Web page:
Spring is now officially here, so now you can finally get your boat Summer ready!
The time has come to de-winterise your boat and get ready to go cruising around the water again.
We know this is a task every boat owner wants to get on with, but do you know how to get your boat Summer ready?
There are some similar jobs to when you prepared your boat for Winter. However, there are some other things you will now need to take into account.
Check your engine
Arguably one of the most important things you need to check and maintain is your engine.
There are some common issues you may encounter, but they can usually be sorted if you catch them in time.
Allowing your bilge to get full of oil and water is very dangerous. Leaving this mixture means it could get into the engine and could have disastrous consequences.
Try using an engine bilge cleaner and de-greaser to keep everything clean and working in tip top condition.
*Remember, you must not discharge the oil with bilge pumps into the waterways. Instead, manually dispose of it ashore.*
Loose bolt connection to the propeller shaft
The bolts that connect the propeller shaft to the engine can over time become loose. Movement of this shaft will eventually sheer the propeller off, resulting in a loss of propulsion.
It is possible to even need to have the propeller shaft replaced as well if the propeller has damaged it.
Damaged gear box or drive plate
Go easy on your gear boxes. They don’t have a clutch arrangement and so tend to receive a bit of abuse. Make sure to get it serviced regularly.
Drive plates are usually the victim when hitting something under water. Be sure to have this looked at if you had a particularly hard bump recently.
Damaged alternator belt
Check your alternator belts before setting off. All you need to do to check them is to simply twist the belt and if the edges look a little ragged, if there are cracks appearing, or if it is making a ‘squealing’ sound, it’s time for a new belt.
If you hear a similar sound on a new belt, it just needs adjusting.
*Remember to always carry a spare alternator belt.*
Inspect your hull
Although this can be an expensive thing to do, we recommend getting your boat out of the water once a year so you can inspect your hull.
As it is constantly hidden under the water, you will not know the extent of any damage, rust, pitting, corrosion, leaks etc. There are professional inspectors that can go extreme detail to let you know exactly what the issues are and how you can combat them.
It is also recommended to get your narrowboat blackened every few years or so. As the boat needs to be removed from the water to do this, it is the perfect opportunity for you to be able to get a good look at your hull and to fix and protect anything you were not aware of.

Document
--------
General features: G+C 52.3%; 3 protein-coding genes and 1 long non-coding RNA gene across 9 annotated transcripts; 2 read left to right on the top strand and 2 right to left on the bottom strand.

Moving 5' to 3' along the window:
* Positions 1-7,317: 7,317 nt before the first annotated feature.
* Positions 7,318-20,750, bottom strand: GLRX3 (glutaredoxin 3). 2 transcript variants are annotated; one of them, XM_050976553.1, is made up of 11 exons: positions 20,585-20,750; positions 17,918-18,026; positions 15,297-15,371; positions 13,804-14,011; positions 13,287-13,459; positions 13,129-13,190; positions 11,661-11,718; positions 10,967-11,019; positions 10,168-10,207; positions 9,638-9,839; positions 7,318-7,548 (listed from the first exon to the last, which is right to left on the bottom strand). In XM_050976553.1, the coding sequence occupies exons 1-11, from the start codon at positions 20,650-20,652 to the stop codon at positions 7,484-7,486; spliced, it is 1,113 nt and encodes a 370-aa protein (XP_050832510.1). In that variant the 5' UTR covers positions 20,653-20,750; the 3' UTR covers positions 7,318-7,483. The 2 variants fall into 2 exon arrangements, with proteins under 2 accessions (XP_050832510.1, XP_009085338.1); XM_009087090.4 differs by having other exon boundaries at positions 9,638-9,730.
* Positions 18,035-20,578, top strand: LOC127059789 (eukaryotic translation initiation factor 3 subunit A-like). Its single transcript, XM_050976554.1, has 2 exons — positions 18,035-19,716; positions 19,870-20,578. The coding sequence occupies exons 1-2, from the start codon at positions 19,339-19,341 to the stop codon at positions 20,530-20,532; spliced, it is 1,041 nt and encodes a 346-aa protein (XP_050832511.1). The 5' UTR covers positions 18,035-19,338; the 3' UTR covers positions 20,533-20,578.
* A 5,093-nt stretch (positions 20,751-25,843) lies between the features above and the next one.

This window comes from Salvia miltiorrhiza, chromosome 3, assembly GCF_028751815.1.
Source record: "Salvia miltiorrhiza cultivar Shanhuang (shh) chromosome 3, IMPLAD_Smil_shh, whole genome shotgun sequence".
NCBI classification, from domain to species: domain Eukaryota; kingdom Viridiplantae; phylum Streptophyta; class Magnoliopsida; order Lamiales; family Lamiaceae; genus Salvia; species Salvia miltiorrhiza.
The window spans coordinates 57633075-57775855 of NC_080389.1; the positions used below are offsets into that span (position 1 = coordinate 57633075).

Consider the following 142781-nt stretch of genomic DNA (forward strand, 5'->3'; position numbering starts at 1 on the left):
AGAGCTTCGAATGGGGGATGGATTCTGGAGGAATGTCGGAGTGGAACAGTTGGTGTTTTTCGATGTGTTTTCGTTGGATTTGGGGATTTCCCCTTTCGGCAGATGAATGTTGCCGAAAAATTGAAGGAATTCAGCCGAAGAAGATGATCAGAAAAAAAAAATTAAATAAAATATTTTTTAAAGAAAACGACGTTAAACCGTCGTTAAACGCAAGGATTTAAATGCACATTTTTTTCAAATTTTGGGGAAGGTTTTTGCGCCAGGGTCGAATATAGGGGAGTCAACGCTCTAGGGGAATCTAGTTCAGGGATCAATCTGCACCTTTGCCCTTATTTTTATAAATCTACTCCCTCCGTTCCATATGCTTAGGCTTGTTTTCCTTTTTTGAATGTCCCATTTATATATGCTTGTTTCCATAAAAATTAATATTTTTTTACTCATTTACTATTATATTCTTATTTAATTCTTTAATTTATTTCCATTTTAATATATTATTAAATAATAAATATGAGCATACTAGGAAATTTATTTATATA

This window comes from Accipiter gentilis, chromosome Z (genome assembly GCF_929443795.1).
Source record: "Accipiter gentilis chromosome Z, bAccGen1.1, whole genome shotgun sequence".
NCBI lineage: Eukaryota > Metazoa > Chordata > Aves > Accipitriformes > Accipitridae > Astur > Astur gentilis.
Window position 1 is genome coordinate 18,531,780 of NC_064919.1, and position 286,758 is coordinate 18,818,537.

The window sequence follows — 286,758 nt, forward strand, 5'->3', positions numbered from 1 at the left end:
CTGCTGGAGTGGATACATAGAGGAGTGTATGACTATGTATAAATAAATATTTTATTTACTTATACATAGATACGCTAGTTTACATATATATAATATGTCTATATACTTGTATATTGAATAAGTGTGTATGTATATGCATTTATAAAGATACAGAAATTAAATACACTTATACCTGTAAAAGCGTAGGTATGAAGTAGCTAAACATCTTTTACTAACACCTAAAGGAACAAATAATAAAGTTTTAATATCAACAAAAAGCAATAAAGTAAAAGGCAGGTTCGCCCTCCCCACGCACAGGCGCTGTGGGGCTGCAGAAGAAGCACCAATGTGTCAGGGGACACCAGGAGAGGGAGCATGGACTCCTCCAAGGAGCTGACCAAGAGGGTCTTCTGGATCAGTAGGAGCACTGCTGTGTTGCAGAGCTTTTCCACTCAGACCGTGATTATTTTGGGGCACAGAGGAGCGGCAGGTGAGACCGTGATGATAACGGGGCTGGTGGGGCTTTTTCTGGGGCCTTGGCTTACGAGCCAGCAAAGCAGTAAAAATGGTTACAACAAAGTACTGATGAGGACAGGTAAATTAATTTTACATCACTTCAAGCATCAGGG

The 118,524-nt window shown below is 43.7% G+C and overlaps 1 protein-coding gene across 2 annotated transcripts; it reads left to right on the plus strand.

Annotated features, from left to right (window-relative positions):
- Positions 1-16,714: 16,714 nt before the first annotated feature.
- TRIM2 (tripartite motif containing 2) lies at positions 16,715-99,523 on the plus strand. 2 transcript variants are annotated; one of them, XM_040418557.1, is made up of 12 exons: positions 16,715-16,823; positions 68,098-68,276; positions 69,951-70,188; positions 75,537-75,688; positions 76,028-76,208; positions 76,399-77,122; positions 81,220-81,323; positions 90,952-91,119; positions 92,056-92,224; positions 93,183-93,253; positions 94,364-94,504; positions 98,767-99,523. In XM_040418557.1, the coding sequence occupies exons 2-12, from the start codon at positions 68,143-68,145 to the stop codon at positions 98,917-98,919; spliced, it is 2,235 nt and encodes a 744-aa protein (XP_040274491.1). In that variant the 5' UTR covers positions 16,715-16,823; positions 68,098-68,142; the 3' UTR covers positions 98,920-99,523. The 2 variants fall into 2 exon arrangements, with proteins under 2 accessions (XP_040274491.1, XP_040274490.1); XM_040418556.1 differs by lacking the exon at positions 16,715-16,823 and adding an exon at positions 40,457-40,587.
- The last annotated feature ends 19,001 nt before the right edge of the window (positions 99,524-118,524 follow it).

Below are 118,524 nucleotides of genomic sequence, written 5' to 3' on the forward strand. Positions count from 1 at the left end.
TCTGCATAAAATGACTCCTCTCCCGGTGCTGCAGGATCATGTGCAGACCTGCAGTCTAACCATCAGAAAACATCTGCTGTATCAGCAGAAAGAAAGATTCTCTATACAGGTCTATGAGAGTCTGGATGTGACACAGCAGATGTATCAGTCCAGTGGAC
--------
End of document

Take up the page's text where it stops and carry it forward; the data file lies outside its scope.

Secondary check list
Now that the big things are out of the way, you still need to check out the smaller secondary things.
- Check your oil levels
- Replace oil filters
- Inspect battery and refill with de-ionised water
- Look for and tighten any loose bolts
- Check the bilge bumps and bow-thrusters are in working order
- Check drive belts for tension and condition
- Inspect cables, ropes and fenders for signs of wear and tear
- Check deck boards are sound and safe
- Check gas connection
- Stock up on gas
- Test smoke detectors
- Check toilet is working
- Top up on toilet chemicals
- Check fuses and carry replacements
- Top up anti freeze
- Check weed hatch and propeller for debris
- Make sure the weed hatch seal is in working order
- Test the horn and make sure your headlights are in working order
Although not a necessity, you may also want your boat to be aesthetically pleasing. If your boat’s gelcoat has become dull and lost its vibrancy, you could use a product such as Marine Polytrol.
It is a penetrating oil which restores the colour and appearance of dull and faded surfaces caused by exposure to sunlight, rain and pollution. It is so simple to apply by using a cloth or soft brush and is ready to wipe off in just 10 minutes!
Take a look at this past blog post where a customer used Polytrol on their narrowboat to revive the body work and make it look as good as new again.
Remember, taking the time to maintain your boat will mean you will save yourself a lot of money in the future when it comes to repairs and call-outs. Keeping up with the maintenance will allow you to keep cruising along for years to come.
After everything seems to be in working order, you are now ready to get cruising. Just don’t forget to stock up on groceries!
If you have any comments or suggestions, please share them below – we love hearing from you!